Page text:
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Home > Knowledgebase > Getting Started: What do the usage/visitor statistics track and report?

Question/Problem
Getting Started: What do the usage/visitor statistics track and report?

Answer/Solution
FatCow's Visitor Statistics tool tracks the following information about visitor activity (usage) on your site: files, hits, kbytes, pages, referrers, response codes, unique search strings, sites, unique URLs, unique user agents, usernames and visits.


  • Files: The number of files that have been requested (downloaded) from your site during the report period.

    Websites contain a collection of computer files, which are sent by a remote computer (Web server) to the client (Web browser) as the client requests them. Files (the outgoing response to a request) include all viable Web file formats, such as HTML files (.html), graphics files (.gif, .jpg or .png), Adobe Acrobat files (.pdf), Macromedia Flash files (.swf), Microsoft Word files (.doc) ASP files (.asp), etc.

    The relationship between hits and files can be thought of as incoming requests and outgoing responses.


  • Hits: The total number of requests that were made to the site during the report period.

    Any request made to the Web server is logged as a hit. The request can be for files, such as an HTML page, graphic image, audio file or CGI script, or for queries made by search engine spiders.


  • KBytes: The amount of data in kilobytes (KB) sent out by the server during the report period.

    Though not exact, this figure is a fairly accurate representation of the amount of outgoing traffic the server had.

    Note: 1 KB = 1,024 bytes, not 1,000 bytes.


  • Pages (Also called Page Views): The number of pages viewed during the report period.

    Hypertext mark-up files (.html or .htm) and files that generate HTML documents (for example, .asp .cgi). are considered pages, with the definition of a page varying by server. FatCow's servers define as a page any file with one of the following extensions:

    • .htm*

    • .cgi

    • .chtml

    • .shtml

    • .phtml

    • .php*

    • .pl

    • .py

    • ( * represents any character)

    Some people consider the pages total to be the number of pure hits. In other words, it is a truer indication of the traffic your site receives.


  • Referrers: The record of the URLs from which a request was made during the report period.

    Example: A user follows a link on www.websiteA.com to your site. The URL of the linking page (www.websiteA.com) is the referring URL or referrer.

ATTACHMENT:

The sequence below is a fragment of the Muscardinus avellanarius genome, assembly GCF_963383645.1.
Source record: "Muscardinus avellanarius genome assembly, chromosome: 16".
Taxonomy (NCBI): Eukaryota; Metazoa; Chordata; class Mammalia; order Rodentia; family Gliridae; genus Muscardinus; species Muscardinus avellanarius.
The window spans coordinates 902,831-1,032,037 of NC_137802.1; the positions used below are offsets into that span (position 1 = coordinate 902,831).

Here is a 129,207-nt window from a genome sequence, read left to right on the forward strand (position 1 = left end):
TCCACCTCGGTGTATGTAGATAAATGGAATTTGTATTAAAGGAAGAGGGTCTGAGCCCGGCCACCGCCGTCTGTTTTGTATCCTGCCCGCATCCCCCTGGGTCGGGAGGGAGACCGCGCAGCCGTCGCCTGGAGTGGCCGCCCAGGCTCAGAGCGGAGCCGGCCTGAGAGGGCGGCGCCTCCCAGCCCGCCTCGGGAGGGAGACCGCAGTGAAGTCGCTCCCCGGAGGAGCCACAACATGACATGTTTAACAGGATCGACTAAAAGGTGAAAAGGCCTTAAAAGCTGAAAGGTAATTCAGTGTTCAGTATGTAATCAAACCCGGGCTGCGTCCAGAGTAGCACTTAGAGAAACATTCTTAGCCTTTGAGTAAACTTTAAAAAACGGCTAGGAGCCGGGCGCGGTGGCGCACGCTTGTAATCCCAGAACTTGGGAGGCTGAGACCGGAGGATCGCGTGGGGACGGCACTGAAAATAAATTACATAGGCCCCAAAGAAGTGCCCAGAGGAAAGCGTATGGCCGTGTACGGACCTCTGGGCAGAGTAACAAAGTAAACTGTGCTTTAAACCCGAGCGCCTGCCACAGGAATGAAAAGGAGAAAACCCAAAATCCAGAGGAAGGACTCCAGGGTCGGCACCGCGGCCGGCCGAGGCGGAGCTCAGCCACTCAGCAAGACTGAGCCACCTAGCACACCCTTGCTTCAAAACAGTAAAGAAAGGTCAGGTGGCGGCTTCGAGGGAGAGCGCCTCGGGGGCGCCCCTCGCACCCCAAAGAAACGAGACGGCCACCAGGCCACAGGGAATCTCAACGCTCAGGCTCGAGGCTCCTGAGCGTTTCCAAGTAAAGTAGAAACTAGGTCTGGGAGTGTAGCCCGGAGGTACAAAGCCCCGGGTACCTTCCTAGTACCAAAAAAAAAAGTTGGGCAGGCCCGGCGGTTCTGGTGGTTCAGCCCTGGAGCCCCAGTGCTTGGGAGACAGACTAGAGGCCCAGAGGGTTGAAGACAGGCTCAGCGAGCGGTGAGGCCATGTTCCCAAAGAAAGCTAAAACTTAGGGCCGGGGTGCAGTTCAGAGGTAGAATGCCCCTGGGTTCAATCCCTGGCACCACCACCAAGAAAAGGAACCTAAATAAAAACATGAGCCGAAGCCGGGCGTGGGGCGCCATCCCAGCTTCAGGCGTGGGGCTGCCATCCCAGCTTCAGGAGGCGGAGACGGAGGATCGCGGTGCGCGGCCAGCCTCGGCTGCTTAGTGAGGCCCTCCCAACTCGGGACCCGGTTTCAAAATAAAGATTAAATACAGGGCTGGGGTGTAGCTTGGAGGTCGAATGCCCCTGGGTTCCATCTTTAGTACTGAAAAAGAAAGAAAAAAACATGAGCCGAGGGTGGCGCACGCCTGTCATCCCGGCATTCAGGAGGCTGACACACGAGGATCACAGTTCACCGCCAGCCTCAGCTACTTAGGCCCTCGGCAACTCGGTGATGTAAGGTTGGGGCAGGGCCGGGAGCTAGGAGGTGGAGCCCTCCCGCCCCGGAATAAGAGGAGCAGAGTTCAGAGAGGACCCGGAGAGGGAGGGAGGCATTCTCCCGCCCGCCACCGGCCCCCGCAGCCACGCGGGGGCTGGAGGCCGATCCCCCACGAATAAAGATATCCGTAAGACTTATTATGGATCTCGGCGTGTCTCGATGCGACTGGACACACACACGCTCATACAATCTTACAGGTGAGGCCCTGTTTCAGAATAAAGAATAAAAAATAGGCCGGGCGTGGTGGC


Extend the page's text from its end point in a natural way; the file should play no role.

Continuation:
• Response Codes


  • Search Strings: The record of all unique search strings obtained from the end of the referrer URLs during the report period.

    Search strings are the words entered by users into a search engine or directory to locate information.


  • Sites: The record of all unique IP addresses that made requests to the Website during the report period.

    The Internet is a network of computers that can share files with one another via a common protocol. Each computer on the network has a unique IP (Internet Protocol) address, which identifies that computer and differentiates it from other computers on the network. Each request made to the server comes from a unique IP address or site.

    Note: The number of sites does not represent the number of individual users or individual computers accessing the Website. Due to factors, such as multiple people working on the same network, it is impossible to determine a unique visitor total using only logs and HTTP protocol. Still, this number can be used as a close approximation.

    Example: Private networks connecting to the Internet via a router use a single IP address (the router IP address) for security purposes, so one site can represent multiple users.


  • URLs: The number of unique URLs at your site accessed during the report period.

    The Uniform Resource Locator (URL) or Web address identifies the location of a file on the Internet, such as a Web page or an image on the page. The information is sent to the Web server whenever a user follows a link on a Web page or types a URL directly into the address bar of the Web browser.


  • User Agents: The record of the unique programs and devices used to access your site.

    User agents include:
    • Web browsers, such as Internet Explorer and Mozilla Firefox

    • Search engine spiders, such as those from Yahoo! and Google

    • Download managers

    • Text-to-speech and similar readers


  • Usernames: The record of usernames that accessed your site during the report period.

    Log files record access by authorized users (any user with access to password-protected Web resources, such as site members or administrators).


  • Visits (Also called Sessions): An attempt to measure the number of times visitors go to a Website during the report period.

    As page requests are made to the Web server from sites, the server records the IP address and the time which elapses between requests from that IP address. If the time between requests exceeds 30 minutes, FatCow Web servers record a new visit for that site.

    Example: Someone visits a page at your site at 1:00 p.m. and then requests another page at 3:00 p.m. The server records two visits.

    Note: Due to the limitation of the HTTP protocol and other factors, the number of visits should not be taken as absolutely accurate. Rather, it should be considered a very close estimate.

Updated 10/21/14


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